Federal officials say now more than ever, communities need help adapting to the frequent and intensifying weather events caused by climate change.
Reducing the impact of natural disasters such as erosion and flooding is critical to keeping Canadian families safe, protecting local businesses and supporting a strong economy and the middle class.
Kate Young, Member of Parliament for London West and Parliamentary Secretary to the Minister of Science and Sport and to the Minister of Public Services and Procurement and Accessibility, on behalf of the Honourable François-Philippe Champagne, Minister of Infrastructure and Communities, along with Brian McDougall, General Manager of the St. Clair Conservation Authority, announced on Tuesday funding for a disaster mitigation initiative along Lake Huron and the St. Clair River.
Federal officials say the St. Clair Region Conservation Authority will rehabilitate the shoreline at select locations along Lake Huron and the St. Clair River.
In recent years, high water levels, winds, ice jams and significant rain has contributed to several shoreline failures, which threatens existing infrastructure like roads, schools and parks.
The project will rehabilitate five structural and natural assets, helping to protect the shorelines from erosion while safeguarding residents of Sarnia and St. Clair from the dangers of high water levels and deteriorating retaining walls.
Once completed, this project will protect critical infrastructure, improve the safety and quality of life of 50,000 residents along the waterfront, and reduce the number of people directly affected and the local economic losses by approximately 80%.
This project is expected to generate $7.5 in long-term savings on recovery and replacement costs for every $1 invested.
Ultimately, this project will strengthen Sarnia and St. Clair’s resilience to extreme weather events and flooding while reducing potential economic and environmental impacts.
The Government of Canada is investing $8 million through the Disaster Mitigation and Adaptation Fund, and the St. Clair Region Conservation Authority is contributing $12.3 million.
“Taking concrete steps to adapt to the impacts of climate change is essential to ensuring a prosperous future for our kids and grandkids,” stated Young in a press release.
“By investing in this important disaster mitigation project, we are helping better protect residents of Sarnia and St. Clair against flooding and shoreline erosion while also greatly reducing the costs of recovery following extreme weather incidents.”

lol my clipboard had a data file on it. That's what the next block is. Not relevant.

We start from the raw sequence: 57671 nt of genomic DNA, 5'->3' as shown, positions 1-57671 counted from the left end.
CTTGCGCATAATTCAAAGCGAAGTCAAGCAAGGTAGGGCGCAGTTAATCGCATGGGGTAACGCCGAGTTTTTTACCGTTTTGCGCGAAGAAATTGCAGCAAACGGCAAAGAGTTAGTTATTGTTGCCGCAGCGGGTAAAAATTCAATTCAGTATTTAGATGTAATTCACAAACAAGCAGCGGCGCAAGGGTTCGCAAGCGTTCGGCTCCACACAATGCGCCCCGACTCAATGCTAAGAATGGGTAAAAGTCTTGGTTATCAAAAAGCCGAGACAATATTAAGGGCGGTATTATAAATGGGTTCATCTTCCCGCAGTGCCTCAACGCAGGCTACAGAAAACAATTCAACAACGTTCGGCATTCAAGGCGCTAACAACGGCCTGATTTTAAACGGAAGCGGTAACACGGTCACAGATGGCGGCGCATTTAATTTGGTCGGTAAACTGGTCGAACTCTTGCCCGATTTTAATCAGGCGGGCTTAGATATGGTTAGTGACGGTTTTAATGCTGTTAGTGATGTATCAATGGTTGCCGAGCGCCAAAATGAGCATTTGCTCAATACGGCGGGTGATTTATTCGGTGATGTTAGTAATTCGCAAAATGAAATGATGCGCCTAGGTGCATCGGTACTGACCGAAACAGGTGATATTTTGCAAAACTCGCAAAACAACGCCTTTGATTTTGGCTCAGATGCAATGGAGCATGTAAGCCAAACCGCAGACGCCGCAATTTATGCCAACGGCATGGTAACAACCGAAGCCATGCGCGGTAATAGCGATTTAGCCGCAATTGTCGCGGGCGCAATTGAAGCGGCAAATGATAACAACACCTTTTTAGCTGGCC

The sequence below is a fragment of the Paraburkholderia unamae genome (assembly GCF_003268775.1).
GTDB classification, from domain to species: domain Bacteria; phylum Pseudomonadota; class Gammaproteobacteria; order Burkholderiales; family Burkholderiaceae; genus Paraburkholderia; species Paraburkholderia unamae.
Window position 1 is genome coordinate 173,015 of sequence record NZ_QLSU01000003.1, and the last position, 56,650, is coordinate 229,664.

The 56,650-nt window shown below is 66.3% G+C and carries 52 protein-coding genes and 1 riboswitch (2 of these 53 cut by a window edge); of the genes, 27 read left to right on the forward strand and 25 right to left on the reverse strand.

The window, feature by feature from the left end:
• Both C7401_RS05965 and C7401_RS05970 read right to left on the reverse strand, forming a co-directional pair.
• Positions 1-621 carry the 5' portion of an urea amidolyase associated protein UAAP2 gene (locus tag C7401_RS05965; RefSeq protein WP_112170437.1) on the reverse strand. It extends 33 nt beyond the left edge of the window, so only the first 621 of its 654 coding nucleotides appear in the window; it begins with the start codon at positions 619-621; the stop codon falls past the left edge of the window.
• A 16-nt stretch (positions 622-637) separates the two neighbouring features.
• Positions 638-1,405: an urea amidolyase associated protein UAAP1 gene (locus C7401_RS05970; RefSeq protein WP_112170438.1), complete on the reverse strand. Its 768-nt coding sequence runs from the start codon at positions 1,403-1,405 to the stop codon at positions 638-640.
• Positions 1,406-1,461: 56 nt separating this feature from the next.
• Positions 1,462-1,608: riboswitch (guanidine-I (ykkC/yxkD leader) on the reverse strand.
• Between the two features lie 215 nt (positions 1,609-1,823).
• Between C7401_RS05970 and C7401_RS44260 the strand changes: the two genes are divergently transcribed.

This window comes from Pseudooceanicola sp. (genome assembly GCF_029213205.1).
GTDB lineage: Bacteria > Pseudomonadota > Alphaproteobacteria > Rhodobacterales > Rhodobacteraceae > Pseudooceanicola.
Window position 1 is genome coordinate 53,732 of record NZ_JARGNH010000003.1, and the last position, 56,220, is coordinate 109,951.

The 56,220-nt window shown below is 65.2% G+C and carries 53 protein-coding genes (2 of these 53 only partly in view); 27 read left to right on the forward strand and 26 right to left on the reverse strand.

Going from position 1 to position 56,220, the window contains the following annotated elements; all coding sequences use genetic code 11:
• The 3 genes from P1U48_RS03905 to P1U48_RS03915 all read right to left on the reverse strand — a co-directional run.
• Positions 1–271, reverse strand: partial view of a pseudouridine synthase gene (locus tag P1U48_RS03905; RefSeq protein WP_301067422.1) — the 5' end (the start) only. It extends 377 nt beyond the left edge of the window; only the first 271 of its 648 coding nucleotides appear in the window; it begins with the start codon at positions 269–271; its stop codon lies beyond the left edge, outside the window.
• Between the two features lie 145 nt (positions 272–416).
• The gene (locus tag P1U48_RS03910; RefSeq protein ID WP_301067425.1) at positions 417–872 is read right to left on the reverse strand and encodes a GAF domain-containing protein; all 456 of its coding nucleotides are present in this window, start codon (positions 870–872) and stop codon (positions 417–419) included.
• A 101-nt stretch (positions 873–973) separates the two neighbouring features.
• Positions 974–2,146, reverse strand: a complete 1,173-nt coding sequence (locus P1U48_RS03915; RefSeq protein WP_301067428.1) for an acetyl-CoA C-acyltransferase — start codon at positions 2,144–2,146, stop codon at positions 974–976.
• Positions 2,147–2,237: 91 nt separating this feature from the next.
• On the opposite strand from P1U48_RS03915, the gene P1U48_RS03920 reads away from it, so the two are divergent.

Ralph Goodale, Minister of Public Safety, said in a press release that extreme weather is becoming more severe, more frequent, more damaging and more expensive because of climate change.
“By investing in the infrastructure that protects our neighbourhoods, businesses, and families, we are building communities that can withstand future natural disasters and thrive for generations to come,” Goodale stated in a media release.
McDougall said this funding will allow the St. Clair Region Conservation Authority to continue fulfilling their mandate of protecting life and property from flooding and erosion.
“By rehabilitating severely impacted infrastructure along Lake Huron and the St. Clair River, the financial, environmental and emotional impacts associated with flooding and erosion events will be greatly reduced for our shoreline communities,” McDougall stated in a press release.
“We are very grateful to the Government of Canada for their generous support.”
Steve Miller, Deputy Mayor for St. Clair Township, said this is very exciting news for the community.
“The St. Clair River runs through the entire length of our township, and there are countless erosion problems due to high water levels,” he stated.
“Funding is essential for us to address erosion concerns and to protect our infrastructure, which includes roads, parks, campgrounds, boat launches and more.”
Federal officials say the Disaster Mitigation and Adaptation Fund (DMAF) is a $2-billion, 10 year program to help communities build the infrastructure they need to better withstand natural hazards such as floods, wildfires, earthquakes and droughts.
The program is part of the federal government’s Investing in Canada infrastructure plan, which is providing more than $180 billion over 12 years for public transit projects, green infrastructure, social infrastructure, trade and transportation routes, and rural and northern communities.